Tulum has been called a spiritual and mystical place, being the home of ancient Mayan human presence for thousands of years. Driving through the jungles of the destination evokes a sense of peace and connection to the verdant environment: Royal Palms, Lebbek Trees; Morning Glories, and scores of other plant species create thickets of spiritual havens in Tulum.
When I arrived to my accommodations for my 4-night stay, the owner, Ruta Uleviciute, asked me, “What is luxury to you”? As co-owner of Playaakun Ecoluxury Beach Retreat, Ruta wanted to gauge my idea of what the “finer things” really means to me. My initial response was along the lines of five-star hotels, room service, and well-appointed rooms. However, by the end of my visit to Tulum, I was able to modify my response to one of a more spiritual nature.
In planning my trip, I had Googled “Tulum” to see what this stretch of the Yucatan Peninsula had to offer in terms of hotels, restaurants, and activities. I zoomed in on the aerial map to check out the many icons laid out in the geographical area. I noticed that the highest concentration of these icons lay in the “Tulum Hotel Zone.” However, when I arrived to my villa after the almost, two-hour drive from the Cancun airport, I realized we were in a secluded area just minutes away from the busy “downtown” Tulum.
In particular, the villa was planted inside a UNESCO World Heritage Site. The Sian Ka’an Protected Biosphere Reserve is the largest protected area in the Mexican Caribbean and is home to numerous flora and fauna, including marine turtles; 500 species of fish; and manatees. The property I stayed in was in a quiet area with only a few developments located along a calm stretch of white beach.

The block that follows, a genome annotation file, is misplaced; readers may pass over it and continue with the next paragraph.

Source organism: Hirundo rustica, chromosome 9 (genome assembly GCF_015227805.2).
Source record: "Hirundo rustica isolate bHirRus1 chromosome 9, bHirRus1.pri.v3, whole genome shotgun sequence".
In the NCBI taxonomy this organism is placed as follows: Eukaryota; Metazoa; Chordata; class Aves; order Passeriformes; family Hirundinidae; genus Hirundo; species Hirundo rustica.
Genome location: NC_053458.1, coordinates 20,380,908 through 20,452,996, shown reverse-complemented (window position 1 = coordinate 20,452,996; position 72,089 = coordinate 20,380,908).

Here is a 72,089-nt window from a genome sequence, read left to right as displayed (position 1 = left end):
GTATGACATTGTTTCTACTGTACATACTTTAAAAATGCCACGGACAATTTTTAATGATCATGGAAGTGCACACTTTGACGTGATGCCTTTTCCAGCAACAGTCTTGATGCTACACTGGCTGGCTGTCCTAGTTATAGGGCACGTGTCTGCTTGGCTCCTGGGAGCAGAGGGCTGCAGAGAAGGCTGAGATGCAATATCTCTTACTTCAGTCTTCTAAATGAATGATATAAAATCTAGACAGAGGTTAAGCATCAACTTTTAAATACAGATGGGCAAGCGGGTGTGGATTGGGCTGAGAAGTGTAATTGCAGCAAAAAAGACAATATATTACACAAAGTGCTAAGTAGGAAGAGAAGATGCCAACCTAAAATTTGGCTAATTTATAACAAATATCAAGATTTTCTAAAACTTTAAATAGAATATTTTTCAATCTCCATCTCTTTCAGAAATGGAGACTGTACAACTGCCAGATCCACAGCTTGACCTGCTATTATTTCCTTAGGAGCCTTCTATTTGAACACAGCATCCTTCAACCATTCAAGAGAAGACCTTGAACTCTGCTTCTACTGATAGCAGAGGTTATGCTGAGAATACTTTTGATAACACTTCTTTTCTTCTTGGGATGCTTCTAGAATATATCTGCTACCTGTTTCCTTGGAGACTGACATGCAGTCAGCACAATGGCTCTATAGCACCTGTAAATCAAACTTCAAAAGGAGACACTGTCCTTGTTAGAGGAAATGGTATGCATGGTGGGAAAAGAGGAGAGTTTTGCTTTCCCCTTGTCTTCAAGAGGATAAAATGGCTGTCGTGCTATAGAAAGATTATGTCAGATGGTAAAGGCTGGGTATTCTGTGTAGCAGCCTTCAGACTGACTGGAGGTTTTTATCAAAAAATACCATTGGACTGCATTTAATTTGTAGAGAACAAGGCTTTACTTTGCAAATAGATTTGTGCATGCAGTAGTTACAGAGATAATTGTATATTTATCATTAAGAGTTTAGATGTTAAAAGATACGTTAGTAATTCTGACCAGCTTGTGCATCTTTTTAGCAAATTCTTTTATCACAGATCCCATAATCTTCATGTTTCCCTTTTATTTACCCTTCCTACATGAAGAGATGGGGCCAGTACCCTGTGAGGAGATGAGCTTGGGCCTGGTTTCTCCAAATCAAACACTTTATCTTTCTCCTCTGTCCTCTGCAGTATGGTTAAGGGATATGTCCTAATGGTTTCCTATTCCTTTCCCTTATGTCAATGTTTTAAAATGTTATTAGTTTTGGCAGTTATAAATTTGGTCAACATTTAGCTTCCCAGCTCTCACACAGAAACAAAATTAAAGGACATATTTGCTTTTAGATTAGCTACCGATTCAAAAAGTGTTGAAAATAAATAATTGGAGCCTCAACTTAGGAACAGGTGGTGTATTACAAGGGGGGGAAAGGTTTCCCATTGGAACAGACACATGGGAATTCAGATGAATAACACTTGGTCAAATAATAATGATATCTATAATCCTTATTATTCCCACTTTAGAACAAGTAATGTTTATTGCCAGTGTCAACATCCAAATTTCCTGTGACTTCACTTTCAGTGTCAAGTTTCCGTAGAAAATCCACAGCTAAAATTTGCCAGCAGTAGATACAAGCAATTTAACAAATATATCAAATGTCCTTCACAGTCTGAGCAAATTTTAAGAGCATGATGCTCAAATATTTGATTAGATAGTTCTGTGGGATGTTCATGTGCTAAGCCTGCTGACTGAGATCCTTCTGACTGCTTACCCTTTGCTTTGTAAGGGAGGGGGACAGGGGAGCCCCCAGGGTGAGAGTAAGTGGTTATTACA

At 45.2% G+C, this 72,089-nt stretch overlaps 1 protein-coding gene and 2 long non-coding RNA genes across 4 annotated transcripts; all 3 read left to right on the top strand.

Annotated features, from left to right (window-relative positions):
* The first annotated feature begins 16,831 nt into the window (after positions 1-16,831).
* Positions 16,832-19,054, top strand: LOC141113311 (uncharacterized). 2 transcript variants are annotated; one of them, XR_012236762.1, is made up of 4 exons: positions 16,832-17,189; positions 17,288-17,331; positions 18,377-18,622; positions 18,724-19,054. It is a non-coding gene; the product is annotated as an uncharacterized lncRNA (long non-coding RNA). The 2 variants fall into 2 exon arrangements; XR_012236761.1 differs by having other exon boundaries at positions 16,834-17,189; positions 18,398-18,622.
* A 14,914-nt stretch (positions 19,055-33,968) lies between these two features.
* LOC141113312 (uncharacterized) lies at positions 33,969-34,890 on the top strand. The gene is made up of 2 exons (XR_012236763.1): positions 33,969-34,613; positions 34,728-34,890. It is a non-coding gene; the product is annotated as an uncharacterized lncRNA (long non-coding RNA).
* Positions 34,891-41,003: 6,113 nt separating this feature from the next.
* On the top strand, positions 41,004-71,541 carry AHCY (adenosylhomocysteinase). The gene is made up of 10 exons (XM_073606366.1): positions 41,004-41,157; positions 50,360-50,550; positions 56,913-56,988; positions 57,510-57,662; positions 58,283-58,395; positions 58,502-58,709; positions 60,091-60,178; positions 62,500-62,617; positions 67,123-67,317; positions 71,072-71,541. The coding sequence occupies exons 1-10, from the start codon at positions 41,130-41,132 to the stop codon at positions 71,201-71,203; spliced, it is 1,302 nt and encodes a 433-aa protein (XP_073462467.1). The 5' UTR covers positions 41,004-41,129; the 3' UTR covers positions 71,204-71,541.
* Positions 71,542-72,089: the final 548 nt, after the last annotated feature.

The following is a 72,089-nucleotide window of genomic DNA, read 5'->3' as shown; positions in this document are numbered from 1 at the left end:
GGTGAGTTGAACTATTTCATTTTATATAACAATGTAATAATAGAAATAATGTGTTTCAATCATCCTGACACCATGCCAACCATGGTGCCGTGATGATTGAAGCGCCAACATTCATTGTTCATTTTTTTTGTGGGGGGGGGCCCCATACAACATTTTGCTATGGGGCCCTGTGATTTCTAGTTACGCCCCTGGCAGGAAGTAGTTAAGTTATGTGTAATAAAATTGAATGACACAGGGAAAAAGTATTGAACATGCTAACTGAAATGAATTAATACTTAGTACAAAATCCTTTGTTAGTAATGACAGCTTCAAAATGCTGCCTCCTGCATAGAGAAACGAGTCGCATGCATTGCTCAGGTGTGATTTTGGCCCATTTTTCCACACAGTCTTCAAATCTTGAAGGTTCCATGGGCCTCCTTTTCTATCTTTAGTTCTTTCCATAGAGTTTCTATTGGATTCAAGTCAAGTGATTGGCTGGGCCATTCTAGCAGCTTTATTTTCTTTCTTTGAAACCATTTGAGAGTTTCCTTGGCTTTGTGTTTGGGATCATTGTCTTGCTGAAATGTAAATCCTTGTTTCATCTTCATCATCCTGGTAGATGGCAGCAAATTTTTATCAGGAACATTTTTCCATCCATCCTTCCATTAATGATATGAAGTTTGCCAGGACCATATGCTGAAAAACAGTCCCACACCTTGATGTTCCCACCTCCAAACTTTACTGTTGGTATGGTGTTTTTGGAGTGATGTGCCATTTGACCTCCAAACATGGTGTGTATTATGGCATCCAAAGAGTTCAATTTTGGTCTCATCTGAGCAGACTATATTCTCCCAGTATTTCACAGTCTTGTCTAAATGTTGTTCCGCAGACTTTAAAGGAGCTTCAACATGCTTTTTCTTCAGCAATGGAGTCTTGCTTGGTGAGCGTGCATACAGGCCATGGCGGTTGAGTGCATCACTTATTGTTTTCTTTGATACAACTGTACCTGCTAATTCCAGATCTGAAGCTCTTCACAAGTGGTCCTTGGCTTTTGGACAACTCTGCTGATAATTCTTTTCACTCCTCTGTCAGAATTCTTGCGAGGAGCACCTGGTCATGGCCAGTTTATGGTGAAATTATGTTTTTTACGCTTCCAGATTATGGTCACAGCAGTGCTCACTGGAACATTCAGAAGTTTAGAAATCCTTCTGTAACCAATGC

There is a lagoon located across the street from Playaakun, and I was able to hire a local fisherman to leave from the dock for a 2-hour tour on the water. We passed the top part of a submerged, 5,000-year-old pyramid that was built by the Mayans before the lagoon system naturally flooded. The floating mangroves are said to be around the same age, and there was plenty of tropical birdwatching; spotting small, Sweetwater crocodiles that feed on plankton; a nose of a manatee; and schools of fish that you could see from the translucent part of the lagoon. The most exciting part of the tour was being able to get in the water of the lagoon and float along the canals for about half a mile by a natural current…I was transported to another world!
At Playaakun, I was able to arrange on-property private meditation and a Mayan massage. Abril Cortes visited the property, a woman who runs a local business in Tulum that offers healing arts: cacao ceremonies; full moon circles; meditation; sound therapy; and healing yoga. I experienced the cacao ceremony just as the sun came up one morning, which included a drinking of the cacao concoction that is known to be a healthy and healing nut for the body. There was meditation, instruments, and light pressure, shoulder massages during the session. One of my favorite things to do when traveling is experience a spa treatment using specific ingredients found in the area. The traditional Mayan massage given to me by another visitor to the villa, Manuela Masajista, incorporated instruments, fresh herb inhalation, and gentle taps with bundles of herbs before the traditional aromatherapy treatment.
At the end of my 5-day trip to Tulum, I could confidently say to Ruta, that “luxury” means being at peace and one with nature…and learning something new about yourself!
Photos: Paulo Lynch and Ruta Ule ( Sian Ka’an image)